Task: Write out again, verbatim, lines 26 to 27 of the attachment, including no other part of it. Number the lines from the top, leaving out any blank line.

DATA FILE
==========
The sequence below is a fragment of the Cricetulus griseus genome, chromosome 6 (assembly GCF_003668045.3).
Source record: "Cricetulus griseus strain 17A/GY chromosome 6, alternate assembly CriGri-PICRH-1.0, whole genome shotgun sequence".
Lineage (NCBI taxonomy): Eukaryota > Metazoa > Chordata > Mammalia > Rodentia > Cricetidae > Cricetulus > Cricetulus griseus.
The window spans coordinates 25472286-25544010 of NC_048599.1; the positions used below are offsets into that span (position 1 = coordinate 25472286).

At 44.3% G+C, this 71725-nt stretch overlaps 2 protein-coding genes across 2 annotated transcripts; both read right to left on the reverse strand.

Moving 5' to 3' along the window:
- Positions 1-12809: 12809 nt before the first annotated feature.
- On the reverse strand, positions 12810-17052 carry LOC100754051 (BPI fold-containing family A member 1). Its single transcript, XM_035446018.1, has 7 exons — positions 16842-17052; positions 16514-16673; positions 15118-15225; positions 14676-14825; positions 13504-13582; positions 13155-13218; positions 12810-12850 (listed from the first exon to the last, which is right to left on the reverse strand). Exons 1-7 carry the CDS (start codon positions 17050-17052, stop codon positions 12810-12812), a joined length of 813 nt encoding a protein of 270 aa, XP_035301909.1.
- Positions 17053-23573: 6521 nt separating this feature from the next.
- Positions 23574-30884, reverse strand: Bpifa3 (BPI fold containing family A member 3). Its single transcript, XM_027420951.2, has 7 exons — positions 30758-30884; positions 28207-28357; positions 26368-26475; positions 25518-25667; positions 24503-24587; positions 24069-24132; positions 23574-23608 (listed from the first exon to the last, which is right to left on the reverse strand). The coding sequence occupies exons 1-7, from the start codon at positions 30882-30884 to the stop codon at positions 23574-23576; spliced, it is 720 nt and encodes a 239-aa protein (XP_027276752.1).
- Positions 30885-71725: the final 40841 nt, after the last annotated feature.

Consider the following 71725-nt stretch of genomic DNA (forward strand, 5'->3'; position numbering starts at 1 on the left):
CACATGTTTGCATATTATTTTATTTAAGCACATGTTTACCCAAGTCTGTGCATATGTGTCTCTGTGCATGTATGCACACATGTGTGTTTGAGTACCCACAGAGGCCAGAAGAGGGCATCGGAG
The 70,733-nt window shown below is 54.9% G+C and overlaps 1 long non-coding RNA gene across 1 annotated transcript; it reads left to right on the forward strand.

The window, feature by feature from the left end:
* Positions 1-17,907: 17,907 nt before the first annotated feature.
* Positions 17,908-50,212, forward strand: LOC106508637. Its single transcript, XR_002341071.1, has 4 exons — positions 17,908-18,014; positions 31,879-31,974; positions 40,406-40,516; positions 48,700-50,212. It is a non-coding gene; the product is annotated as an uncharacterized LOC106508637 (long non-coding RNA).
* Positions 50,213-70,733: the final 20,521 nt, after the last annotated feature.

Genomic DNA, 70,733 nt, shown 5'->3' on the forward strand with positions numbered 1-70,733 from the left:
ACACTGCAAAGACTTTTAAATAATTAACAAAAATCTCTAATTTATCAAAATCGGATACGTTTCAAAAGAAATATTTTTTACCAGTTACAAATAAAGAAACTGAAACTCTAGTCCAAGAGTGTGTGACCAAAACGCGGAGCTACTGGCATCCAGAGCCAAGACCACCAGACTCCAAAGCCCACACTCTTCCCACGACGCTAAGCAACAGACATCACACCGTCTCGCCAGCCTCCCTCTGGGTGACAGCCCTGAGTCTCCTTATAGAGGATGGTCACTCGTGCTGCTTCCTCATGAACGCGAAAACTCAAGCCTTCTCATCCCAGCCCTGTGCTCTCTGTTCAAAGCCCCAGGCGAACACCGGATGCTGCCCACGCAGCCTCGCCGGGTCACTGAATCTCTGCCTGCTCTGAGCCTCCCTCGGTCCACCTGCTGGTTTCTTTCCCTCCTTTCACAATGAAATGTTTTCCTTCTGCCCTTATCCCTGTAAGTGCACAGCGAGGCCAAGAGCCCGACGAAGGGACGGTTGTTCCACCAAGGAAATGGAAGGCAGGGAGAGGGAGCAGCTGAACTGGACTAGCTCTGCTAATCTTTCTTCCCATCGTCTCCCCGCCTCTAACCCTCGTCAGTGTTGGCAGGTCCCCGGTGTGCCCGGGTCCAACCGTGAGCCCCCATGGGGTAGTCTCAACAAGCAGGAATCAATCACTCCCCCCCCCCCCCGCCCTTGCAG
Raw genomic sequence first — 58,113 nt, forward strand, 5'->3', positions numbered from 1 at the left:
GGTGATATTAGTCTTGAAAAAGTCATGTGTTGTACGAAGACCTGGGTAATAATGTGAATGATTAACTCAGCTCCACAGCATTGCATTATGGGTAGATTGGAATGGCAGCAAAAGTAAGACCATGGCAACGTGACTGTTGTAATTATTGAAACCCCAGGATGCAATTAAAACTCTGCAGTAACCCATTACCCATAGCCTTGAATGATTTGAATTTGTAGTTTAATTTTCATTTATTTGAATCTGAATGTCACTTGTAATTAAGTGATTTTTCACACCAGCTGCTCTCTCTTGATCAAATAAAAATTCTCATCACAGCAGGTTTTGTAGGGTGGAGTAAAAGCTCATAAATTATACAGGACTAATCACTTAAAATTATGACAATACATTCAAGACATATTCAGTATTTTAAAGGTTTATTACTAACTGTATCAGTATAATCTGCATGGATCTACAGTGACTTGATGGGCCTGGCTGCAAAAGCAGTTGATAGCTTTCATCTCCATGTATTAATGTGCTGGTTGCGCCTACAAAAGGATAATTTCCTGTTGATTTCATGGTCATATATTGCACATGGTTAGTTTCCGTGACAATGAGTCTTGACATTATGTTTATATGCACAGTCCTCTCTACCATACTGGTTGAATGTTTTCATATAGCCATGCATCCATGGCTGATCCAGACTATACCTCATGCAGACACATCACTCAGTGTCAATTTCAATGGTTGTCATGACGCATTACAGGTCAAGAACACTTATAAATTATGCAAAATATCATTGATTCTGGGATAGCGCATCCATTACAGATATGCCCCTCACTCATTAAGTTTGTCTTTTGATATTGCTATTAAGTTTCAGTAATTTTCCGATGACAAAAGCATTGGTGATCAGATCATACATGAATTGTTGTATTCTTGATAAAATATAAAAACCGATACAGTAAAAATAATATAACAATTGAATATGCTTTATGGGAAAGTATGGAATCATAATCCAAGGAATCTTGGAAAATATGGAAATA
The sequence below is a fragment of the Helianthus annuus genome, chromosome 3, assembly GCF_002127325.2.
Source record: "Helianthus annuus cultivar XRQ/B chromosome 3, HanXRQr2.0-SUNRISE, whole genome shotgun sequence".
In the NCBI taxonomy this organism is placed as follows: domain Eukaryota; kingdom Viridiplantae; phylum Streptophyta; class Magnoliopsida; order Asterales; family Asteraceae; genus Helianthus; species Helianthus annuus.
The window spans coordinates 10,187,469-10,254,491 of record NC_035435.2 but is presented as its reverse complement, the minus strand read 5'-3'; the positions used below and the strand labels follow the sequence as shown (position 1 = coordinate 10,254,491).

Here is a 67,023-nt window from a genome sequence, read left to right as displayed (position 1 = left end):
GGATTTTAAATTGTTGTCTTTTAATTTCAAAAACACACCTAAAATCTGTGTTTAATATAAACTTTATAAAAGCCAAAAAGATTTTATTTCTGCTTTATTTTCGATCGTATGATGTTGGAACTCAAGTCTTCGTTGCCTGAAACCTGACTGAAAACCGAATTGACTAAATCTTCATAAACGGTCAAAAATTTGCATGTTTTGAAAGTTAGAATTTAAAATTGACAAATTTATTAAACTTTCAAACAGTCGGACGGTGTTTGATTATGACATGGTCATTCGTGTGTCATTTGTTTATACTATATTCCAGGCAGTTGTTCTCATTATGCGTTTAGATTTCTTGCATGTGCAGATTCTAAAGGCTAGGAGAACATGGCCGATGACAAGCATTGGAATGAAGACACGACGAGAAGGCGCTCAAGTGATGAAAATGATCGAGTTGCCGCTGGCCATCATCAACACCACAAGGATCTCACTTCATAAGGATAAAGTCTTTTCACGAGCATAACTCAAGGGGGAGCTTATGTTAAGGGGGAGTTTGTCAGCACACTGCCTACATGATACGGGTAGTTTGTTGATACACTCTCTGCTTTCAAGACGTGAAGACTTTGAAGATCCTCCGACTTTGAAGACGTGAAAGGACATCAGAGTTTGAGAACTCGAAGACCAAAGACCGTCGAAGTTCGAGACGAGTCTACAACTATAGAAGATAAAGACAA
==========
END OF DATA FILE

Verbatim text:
The window spans coordinates 10,187,469-10,254,491 of record NC_035435.2 but is presented as its reverse complement, the minus strand read 5'-3'; the positions used below and the strand labels follow the sequence as shown (position 1 = coordinate 10,254,491).

Here is a 67,023-nt window from a genome sequence, read left to right as displayed (position 1 = left end):